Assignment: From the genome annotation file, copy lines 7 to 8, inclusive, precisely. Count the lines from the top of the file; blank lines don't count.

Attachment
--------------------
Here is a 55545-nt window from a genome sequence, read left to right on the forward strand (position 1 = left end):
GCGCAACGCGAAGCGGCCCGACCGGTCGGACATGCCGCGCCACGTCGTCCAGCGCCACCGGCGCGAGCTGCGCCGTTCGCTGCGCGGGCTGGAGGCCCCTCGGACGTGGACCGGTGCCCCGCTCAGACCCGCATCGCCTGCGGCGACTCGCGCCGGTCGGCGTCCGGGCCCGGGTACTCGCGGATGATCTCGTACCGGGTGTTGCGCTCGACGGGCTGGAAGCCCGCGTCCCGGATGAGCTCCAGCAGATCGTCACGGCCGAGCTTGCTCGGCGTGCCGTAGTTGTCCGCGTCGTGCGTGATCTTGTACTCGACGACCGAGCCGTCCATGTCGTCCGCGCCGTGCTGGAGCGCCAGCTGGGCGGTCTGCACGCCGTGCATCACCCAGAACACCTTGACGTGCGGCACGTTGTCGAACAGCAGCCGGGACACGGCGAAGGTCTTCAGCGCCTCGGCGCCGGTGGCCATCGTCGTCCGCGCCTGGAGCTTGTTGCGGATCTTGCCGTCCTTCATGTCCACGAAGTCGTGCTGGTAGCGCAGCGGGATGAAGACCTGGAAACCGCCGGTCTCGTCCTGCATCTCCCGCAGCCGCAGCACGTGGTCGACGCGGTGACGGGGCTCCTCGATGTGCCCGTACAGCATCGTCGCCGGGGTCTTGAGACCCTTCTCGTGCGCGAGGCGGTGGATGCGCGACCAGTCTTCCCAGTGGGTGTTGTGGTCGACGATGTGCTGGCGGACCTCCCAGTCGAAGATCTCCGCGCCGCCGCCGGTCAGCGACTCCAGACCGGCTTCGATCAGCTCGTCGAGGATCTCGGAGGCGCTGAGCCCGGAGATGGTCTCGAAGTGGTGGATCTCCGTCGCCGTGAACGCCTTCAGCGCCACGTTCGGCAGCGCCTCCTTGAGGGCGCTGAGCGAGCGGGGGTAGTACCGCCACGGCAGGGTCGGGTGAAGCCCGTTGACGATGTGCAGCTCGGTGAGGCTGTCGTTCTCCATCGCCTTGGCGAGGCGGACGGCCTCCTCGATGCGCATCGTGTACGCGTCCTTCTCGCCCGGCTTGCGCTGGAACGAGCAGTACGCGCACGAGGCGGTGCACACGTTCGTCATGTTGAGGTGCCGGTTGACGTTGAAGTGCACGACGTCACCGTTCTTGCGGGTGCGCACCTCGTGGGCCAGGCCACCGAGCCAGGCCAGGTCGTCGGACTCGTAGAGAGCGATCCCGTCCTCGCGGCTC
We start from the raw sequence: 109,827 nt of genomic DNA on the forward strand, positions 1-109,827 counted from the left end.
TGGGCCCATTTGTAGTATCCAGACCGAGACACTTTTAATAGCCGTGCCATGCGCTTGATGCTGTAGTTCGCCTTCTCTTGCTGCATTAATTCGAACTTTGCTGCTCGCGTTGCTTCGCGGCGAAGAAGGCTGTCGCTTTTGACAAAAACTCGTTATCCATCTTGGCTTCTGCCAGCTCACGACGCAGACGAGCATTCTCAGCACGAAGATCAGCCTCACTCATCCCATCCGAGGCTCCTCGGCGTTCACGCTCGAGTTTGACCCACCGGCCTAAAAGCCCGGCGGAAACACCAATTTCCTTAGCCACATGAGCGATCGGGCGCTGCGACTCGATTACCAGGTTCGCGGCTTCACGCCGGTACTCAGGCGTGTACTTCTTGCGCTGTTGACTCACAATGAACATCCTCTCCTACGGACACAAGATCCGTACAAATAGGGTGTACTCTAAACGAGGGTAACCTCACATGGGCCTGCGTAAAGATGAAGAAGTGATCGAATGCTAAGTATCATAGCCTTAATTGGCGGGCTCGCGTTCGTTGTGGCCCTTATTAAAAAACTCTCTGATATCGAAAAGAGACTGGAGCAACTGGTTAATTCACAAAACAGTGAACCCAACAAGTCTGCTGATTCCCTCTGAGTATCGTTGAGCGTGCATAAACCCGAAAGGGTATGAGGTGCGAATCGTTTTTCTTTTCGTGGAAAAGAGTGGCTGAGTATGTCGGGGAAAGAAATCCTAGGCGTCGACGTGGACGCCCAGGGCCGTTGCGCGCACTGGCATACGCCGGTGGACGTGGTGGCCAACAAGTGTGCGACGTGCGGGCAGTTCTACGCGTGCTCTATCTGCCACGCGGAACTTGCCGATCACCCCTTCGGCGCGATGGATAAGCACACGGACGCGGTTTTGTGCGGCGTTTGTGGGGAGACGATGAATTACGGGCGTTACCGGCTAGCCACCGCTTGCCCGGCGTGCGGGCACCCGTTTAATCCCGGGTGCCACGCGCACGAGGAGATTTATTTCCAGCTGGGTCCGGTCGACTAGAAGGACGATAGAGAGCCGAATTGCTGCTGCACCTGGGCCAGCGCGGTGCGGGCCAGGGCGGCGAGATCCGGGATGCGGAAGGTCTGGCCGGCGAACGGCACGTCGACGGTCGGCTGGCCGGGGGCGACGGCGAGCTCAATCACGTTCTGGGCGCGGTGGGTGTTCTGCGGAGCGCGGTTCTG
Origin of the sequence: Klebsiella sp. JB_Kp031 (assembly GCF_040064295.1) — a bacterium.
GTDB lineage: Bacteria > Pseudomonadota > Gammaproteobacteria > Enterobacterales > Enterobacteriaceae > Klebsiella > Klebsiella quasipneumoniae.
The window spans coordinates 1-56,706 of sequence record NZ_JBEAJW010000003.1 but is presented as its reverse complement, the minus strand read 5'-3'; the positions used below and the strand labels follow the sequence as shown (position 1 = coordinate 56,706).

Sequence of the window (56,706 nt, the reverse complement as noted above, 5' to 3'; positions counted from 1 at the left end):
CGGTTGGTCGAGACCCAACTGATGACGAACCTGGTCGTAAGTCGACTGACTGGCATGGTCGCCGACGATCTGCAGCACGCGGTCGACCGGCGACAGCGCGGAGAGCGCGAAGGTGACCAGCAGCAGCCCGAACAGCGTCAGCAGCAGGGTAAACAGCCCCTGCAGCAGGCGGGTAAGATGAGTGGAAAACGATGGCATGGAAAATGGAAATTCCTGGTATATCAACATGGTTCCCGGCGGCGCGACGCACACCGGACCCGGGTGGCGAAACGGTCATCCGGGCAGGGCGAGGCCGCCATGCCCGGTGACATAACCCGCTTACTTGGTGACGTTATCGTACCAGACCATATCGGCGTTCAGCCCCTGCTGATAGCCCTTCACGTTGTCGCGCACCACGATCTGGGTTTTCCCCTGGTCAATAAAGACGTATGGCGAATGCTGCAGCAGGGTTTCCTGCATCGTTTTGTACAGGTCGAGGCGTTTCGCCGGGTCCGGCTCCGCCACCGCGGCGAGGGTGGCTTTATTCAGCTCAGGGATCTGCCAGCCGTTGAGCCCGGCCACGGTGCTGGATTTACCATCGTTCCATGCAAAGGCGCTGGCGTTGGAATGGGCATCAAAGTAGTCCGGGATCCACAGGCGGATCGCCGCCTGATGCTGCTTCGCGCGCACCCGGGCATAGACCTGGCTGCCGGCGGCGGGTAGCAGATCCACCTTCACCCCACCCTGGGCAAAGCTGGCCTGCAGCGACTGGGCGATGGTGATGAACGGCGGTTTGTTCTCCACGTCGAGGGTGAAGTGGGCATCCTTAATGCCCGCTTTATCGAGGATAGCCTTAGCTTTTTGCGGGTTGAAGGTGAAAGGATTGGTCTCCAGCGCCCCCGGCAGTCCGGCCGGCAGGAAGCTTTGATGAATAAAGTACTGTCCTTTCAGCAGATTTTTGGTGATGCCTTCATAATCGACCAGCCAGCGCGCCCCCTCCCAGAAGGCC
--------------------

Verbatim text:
The window spans coordinates 1-56,706 of sequence record NZ_JBEAJW010000003.1 but is presented as its reverse complement, the minus strand read 5'-3'; the positions used below and the strand labels follow the sequence as shown (position 1 = coordinate 56,706).

Sequence of the window (56,706 nt, the reverse complement as noted above, 5' to 3'; positions counted from 1 at the left end):